Have you ever heard the expression, “You can’t see the forest for the trees”? It means people are so focused on a small detail that they miss the bigger picture of a situation.
Usually, you want to keep the big picture in mind when trying to solve a problem. But it turns out that researchers trying to understand the decline in numbers of birds in the forests of Pennsylvania actually needed to focus on the trees. In this case, they literally were not looking at the trees because they were focusing on the forest—just the opposite of the expression!
Bird biologists in the eastern United States were concerned because birds seemed to be disappearing. They wanted to understand what was causing the decline in numbers of birds. For many years, the researchers relied on what they could see and hear of the birds, and they knew some birds nested in young trees and shrubs. When the scientists started studying birds by using transmitters and following birds over time, they learned something new. Some bird species nested in younger trees, while other species of birds preferred to raise their young deeper in the forest, in interior areas with a variety of both older and younger trees.
The wood thrush is a good example of a forest-interior bird species. Forest-interior birds prefer a variety of young and older trees, found only in large forests. In fact, the wood thrush prefers forest patches larger than 100 acres in size.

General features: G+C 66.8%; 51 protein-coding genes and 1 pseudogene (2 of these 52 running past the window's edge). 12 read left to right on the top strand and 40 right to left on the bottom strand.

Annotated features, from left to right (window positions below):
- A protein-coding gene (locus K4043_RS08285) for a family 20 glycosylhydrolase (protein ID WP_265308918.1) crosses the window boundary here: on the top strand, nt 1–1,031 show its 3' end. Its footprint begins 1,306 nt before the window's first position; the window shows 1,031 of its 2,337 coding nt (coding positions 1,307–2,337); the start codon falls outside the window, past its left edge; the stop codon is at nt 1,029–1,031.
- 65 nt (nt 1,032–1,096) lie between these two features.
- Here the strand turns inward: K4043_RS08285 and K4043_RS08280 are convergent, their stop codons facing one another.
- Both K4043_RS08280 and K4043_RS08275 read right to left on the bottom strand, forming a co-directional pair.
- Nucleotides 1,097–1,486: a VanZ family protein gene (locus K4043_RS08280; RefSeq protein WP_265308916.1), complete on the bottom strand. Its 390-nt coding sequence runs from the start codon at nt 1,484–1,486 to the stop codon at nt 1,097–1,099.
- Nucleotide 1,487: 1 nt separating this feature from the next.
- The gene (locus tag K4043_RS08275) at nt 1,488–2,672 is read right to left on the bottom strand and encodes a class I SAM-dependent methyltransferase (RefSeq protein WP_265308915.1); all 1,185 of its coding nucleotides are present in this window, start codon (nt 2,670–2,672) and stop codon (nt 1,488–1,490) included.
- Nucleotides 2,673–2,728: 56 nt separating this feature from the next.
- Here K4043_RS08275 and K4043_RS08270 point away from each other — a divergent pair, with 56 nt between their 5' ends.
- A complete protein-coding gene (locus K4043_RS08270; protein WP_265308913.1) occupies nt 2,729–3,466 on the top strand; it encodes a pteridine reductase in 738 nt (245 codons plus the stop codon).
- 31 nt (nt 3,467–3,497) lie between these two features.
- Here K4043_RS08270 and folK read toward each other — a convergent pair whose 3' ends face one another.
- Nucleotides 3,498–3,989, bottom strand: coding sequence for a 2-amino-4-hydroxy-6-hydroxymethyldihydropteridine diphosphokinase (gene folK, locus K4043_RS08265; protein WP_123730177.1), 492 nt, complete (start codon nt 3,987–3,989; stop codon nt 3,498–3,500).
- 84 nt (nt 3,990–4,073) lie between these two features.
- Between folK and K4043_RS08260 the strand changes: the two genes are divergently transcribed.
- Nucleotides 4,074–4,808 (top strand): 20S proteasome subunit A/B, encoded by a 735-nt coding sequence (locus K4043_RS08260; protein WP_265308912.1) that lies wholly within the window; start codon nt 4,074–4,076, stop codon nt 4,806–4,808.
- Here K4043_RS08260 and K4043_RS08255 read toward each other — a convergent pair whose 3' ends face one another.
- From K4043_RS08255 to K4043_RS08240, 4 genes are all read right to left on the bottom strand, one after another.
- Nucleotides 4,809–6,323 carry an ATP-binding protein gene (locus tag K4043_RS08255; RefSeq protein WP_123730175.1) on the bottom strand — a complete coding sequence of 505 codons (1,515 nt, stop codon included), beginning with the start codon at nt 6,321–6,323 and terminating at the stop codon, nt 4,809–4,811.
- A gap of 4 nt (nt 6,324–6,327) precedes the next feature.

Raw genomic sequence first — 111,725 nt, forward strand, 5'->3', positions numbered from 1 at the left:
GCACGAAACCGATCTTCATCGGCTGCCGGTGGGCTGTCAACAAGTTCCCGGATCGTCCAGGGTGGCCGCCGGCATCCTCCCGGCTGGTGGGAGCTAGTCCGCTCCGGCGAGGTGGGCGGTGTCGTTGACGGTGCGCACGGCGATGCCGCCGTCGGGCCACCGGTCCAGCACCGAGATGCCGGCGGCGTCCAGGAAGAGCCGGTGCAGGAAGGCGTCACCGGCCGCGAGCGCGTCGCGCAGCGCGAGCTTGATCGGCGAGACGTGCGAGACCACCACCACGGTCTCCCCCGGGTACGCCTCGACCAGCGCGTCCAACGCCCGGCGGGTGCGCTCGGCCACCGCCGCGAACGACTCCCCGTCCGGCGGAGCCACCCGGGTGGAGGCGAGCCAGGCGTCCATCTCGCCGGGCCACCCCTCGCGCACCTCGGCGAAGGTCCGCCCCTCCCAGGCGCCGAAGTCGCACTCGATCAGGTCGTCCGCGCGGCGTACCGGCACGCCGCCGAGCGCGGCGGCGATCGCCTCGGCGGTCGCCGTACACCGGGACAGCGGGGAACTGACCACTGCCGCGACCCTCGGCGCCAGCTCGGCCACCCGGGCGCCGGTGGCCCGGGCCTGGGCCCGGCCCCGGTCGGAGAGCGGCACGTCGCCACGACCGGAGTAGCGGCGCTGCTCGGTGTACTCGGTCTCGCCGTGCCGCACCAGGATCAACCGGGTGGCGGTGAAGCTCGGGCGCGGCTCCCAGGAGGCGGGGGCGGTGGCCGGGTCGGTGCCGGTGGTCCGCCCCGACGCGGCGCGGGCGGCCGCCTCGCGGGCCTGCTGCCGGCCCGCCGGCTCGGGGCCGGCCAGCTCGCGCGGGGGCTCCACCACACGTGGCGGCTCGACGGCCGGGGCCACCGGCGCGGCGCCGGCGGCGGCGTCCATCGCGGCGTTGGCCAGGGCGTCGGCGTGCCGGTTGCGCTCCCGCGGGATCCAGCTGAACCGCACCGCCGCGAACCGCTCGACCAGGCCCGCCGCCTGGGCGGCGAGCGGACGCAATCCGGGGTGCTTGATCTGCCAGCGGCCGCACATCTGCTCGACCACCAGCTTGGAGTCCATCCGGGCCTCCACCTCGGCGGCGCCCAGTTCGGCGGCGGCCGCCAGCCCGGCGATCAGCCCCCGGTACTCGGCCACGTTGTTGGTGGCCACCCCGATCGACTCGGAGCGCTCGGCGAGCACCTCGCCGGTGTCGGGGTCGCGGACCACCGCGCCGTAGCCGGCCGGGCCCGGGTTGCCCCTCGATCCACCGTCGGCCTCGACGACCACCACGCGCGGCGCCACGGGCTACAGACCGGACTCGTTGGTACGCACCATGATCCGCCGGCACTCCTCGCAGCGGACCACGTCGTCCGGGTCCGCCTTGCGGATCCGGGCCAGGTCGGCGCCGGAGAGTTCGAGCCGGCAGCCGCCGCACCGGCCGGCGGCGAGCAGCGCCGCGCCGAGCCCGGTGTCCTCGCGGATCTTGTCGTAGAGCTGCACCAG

The wood thrush is a favorite of bird watchers and listeners. This bird is a little smaller than a robin with reddish-brown feathers and a white belly with brown spots. It makes a call that sounds like a beautiful flute playing: ee-oh-lay. Wood thrushes have a y-shaped voice box in their throat that allows them to sing different notes at the same time. They can harmonize with themselves!
Songbirds like the wood thrush need calcium to lay their eggs. They eat calcium-rich snails found on the forest floor. Their coloring helps the birds blend with the leaves while they forage for food.
Now that researchers understand birds like the wood thrush need a variety of trees to thrive, conservation groups are getting together to improve forest management. The American Bird Conservancy is working in the Pennsylvania Wilds region to remove invasive plant species and take other steps to help keep trees healthy. They remove some trees to allow other trees to grow larger. They are also planting native trees to increase tree variety and improve what forest managers call structural complexity. Foresters and biologists call this a dynamic forest. In this case, dynamic means changing. They plant a variety of trees of different ages and types that will grow and change over time. This preserves a healthy habitat for many different species of birds such as the wood thrush, as well as other wildlife.
Scientists have learned that forest management requires them to see the details of the individual trees, as well as the whole forest, to have a healthy environment for the birds.